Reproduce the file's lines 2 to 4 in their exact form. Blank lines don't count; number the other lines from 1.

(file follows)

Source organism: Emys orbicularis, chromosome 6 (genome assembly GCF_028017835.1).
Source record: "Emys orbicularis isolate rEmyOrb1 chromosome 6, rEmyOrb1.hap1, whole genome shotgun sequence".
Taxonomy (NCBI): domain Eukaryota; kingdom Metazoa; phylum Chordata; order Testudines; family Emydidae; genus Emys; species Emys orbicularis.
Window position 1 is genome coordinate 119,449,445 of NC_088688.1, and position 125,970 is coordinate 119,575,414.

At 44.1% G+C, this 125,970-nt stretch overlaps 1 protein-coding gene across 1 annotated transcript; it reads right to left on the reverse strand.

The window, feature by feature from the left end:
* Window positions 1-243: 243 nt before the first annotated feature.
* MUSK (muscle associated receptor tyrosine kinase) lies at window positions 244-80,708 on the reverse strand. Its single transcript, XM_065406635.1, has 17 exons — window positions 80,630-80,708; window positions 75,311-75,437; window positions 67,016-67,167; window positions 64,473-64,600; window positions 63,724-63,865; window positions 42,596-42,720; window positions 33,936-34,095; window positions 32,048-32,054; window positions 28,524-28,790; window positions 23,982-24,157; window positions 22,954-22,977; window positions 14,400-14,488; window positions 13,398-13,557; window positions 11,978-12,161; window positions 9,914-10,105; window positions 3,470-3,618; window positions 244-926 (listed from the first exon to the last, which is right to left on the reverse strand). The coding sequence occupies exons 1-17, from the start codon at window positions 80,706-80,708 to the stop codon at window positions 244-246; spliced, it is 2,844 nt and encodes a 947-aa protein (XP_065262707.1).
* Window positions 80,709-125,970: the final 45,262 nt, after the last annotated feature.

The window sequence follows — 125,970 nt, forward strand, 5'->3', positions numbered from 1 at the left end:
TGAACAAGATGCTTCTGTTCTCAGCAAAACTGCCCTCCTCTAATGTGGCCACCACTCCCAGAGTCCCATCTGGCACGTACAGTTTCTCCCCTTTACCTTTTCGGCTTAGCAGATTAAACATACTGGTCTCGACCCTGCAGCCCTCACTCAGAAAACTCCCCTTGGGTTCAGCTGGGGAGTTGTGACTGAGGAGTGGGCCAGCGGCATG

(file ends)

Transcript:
Source record: "Emys orbicularis isolate rEmyOrb1 chromosome 6, rEmyOrb1.hap1, whole genome shotgun sequence".
Taxonomy (NCBI): domain Eukaryota; kingdom Metazoa; phylum Chordata; order Testudines; family Emydidae; genus Emys; species Emys orbicularis.
Window position 1 is genome coordinate 119,449,445 of NC_088688.1, and position 125,970 is coordinate 119,575,414.